By Christina Goldbaum
South Africa has faced blow after blow to its pandemic-control efforts: A worrisome variant swept across the country, driving a devastating second wave of coronavirus cases. Then officials had to scramble for an alternative when the vaccine it had bet on, from AstraZeneca, proved ineffective against the variant, which can partially dodge the body’s immune system response.
Now the alternative — Johnson & Johnson’s single-dose vaccine, the only one now in use in South Africa — has run into trouble as well, over concerns of rare blood clots that emerged in a handful of people in the United States who had received the shot. It is unclear whether the vaccine is responsible.
South Africa’s health minister, Dr. Zwelini Mkhize, announced on Tuesday that the country would temporarily halt its vaccine program for medical workers, which has inoculated around 290,000 people so far. Dr. Mkhize said he expected the program — a clinical trial — to resume in a few days, after the authorities have had a chance to look into the blood clot cases in the United States.
“Science must be respected at all times, although this may mean a disruption in our plans,” Dr. Mkhize said on Tuesday.
South African health authorities have been gearing up to extend vaccinations to the general public starting in May. That program relies on 30 million doses of the Johnson & Johnson vaccine and 30 million of the two-shot Pfizer-BioNTech vaccine, which South African officials recently secured.
The country halted use of the AstraZeneca vaccine after evidence emerged that it did not protect clinical-trial participants from becoming mildly or moderately ill from the variant, known as B.1.351, that is now dominant in the country. South African authorities then pivoted to the Johnson & Johnson vaccine, which is manufactured in the country under license and has a 64 percent efficacy rate in South Africa, according to an analysis by the U.S. Food and Drug Administration.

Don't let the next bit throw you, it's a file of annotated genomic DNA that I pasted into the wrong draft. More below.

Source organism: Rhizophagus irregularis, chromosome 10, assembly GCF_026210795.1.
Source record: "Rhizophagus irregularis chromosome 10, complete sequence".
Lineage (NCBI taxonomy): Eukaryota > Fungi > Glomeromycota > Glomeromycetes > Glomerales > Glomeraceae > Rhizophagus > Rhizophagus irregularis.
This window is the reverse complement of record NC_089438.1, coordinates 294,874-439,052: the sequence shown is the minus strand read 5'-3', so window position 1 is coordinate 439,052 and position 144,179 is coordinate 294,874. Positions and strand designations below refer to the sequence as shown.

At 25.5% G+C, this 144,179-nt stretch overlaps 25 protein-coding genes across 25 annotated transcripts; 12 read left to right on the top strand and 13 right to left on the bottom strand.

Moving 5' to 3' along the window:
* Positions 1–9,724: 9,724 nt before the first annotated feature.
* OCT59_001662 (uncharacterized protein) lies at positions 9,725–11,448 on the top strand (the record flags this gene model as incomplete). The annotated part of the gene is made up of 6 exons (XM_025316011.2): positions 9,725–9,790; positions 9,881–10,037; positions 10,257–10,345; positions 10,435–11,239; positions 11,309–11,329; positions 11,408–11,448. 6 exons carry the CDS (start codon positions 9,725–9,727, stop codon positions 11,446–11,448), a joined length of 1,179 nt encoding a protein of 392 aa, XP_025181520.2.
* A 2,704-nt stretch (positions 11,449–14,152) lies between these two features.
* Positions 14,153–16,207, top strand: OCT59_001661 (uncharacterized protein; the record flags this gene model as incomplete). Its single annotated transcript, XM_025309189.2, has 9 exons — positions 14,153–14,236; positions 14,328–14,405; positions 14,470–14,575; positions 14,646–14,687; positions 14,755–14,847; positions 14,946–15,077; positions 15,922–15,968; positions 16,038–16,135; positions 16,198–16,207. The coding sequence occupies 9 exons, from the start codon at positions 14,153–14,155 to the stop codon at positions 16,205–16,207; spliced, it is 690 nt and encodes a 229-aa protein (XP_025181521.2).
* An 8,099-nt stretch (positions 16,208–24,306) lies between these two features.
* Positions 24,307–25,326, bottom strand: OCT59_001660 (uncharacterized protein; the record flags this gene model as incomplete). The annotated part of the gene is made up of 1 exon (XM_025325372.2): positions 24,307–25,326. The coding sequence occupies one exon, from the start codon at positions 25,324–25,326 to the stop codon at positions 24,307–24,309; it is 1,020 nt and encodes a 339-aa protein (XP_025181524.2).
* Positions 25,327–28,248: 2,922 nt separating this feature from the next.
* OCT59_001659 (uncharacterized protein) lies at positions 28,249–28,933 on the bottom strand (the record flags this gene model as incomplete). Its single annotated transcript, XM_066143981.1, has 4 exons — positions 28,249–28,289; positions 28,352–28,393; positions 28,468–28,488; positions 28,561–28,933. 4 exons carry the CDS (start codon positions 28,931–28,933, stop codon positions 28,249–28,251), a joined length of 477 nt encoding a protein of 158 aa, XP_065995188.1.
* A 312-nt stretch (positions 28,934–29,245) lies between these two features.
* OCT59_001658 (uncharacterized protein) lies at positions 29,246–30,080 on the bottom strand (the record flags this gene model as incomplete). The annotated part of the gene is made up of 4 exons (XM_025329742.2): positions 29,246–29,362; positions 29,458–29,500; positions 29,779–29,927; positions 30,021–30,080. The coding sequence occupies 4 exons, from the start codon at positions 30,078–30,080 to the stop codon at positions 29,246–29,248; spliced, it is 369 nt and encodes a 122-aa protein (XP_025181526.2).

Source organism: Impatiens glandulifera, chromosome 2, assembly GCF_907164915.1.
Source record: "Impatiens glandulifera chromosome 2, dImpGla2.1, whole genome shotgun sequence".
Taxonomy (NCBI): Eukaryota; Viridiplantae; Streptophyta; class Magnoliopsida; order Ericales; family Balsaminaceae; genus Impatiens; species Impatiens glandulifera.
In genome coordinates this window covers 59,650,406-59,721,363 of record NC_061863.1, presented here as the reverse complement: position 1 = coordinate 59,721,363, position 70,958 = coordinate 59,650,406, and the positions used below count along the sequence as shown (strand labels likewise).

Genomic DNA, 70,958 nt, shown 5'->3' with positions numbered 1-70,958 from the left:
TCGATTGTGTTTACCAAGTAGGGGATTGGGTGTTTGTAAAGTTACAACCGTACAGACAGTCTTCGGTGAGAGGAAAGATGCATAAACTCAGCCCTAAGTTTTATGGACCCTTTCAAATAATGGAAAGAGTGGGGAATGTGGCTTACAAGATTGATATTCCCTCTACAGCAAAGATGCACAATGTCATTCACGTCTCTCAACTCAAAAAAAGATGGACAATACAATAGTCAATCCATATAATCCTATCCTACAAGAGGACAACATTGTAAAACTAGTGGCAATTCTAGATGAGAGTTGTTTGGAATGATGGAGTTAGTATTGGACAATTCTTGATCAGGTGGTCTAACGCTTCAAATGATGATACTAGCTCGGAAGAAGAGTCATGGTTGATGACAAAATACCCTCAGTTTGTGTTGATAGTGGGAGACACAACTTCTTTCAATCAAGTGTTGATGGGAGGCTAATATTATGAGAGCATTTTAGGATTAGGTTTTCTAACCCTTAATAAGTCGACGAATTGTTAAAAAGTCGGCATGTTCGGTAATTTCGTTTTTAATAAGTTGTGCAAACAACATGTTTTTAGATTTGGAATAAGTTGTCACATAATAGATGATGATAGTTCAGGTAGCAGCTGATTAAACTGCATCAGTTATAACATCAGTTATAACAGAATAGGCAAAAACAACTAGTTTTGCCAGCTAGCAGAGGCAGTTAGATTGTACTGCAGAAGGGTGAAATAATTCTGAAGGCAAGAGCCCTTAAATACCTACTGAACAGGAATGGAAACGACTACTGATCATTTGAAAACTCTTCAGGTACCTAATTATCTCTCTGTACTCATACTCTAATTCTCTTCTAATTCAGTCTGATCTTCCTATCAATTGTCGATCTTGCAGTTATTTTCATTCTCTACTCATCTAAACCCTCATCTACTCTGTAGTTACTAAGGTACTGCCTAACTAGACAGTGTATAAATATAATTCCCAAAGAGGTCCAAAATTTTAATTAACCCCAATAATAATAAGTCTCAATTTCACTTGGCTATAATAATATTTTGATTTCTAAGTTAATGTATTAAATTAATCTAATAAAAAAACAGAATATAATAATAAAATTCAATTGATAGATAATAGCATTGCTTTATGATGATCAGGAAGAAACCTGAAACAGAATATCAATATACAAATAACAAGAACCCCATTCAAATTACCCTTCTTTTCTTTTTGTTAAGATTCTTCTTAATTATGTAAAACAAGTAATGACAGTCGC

Health experts say that the decision on Tuesday to pause vaccinating health care workers is the kind of thing that happens often in clinical trials, and that it probably won’t have any major implications for vaccinating the general public.
“At the moment, there is nothing to indicate that this will delay the national rollout program,” said Dr. Richard Lessells, an infectious diseases specialist at the KwaZulu-Natal Research and Innovation Sequencing Platform.
Even so, if evidence emerges to implicate the Johnson & Johnson vaccine in blood clotting problem, and health officials begin to question its safety, it could be a devastating blow for South Africa, the African country hardest hit by the coronavirus, as it races to inoculate its population before an even more dangerous variant appears.
“The U.S. has access to other vaccines to fill a gap, in terms of not using the Johnson & Johnson vaccine,” said Shabir Madhi, a virologist at University of the Witwatersrand who ran the AstraZeneca vaccine trial in South Africa. “That sort of luxury doesn’t exist in other countries, including South Africa.”
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